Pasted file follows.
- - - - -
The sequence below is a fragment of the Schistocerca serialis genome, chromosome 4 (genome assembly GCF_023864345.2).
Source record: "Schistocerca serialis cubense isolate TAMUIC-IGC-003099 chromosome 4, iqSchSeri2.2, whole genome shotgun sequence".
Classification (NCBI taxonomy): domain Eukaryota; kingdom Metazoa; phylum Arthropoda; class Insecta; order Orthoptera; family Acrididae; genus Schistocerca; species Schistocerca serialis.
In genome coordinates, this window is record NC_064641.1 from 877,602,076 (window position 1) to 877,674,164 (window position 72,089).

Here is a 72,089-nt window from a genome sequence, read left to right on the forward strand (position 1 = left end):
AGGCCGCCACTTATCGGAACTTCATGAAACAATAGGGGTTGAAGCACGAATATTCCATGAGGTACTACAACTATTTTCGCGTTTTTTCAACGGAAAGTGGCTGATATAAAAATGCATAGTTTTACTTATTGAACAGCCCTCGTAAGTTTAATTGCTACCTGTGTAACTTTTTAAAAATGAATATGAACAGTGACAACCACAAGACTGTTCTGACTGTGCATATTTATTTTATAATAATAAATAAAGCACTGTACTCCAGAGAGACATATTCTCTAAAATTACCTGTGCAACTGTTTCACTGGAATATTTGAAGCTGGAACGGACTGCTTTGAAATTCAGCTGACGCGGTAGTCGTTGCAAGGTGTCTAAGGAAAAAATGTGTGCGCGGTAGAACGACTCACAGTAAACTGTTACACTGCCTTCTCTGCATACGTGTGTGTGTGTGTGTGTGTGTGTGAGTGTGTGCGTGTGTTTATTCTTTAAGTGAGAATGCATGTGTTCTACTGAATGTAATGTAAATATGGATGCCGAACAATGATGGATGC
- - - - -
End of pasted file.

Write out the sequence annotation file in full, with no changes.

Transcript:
The sequence below is a fragment of the Schistocerca serialis genome, chromosome 4 (genome assembly GCF_023864345.2).
Source record: "Schistocerca serialis cubense isolate TAMUIC-IGC-003099 chromosome 4, iqSchSeri2.2, whole genome shotgun sequence".
Classification (NCBI taxonomy): domain Eukaryota; kingdom Metazoa; phylum Arthropoda; class Insecta; order Orthoptera; family Acrididae; genus Schistocerca; species Schistocerca serialis.
In genome coordinates, this window is record NC_064641.1 from 877,602,076 (window position 1) to 877,674,164 (window position 72,089).

Here is a 72,089-nt window from a genome sequence, read left to right on the forward strand (position 1 = left end):
AGGCCGCCACTTATCGGAACTTCATGAAACAATAGGGGTTGAAGCACGAATATTCCATGAGGTACTACAACTATTTTCGCGTTTTTTCAACGGAAAGTGGCTGATATAAAAATGCATAGTTTTACTTATTGAACAGCCCTCGTAAGTTTAATTGCTACCTGTGTAACTTTTTAAAAATGAATATGAACAGTGACAACCACAAGACTGTTCTGACTGTGCATATTTATTTTATAATAATAAATAAAGCACTGTACTCCAGAGAGACATATTCTCTAAAATTACCTGTGCAACTGTTTCACTGGAATATTTGAAGCTGGAACGGACTGCTTTGAAATTCAGCTGACGCGGTAGTCGTTGCAAGGTGTCTAAGGAAAAAATGTGTGCGCGGTAGAACGACTCACAGTAAACTGTTACACTGCCTTCTCTGCATACGTGTGTGTGTGTGTGTGTGTGTGTGAGTGTGTGCGTGTGTTTATTCTTTAAGTGAGAATGCATGTGTTCTACTGAATGTAATGTAAATATGGATGCCGAACAATGATGGATGC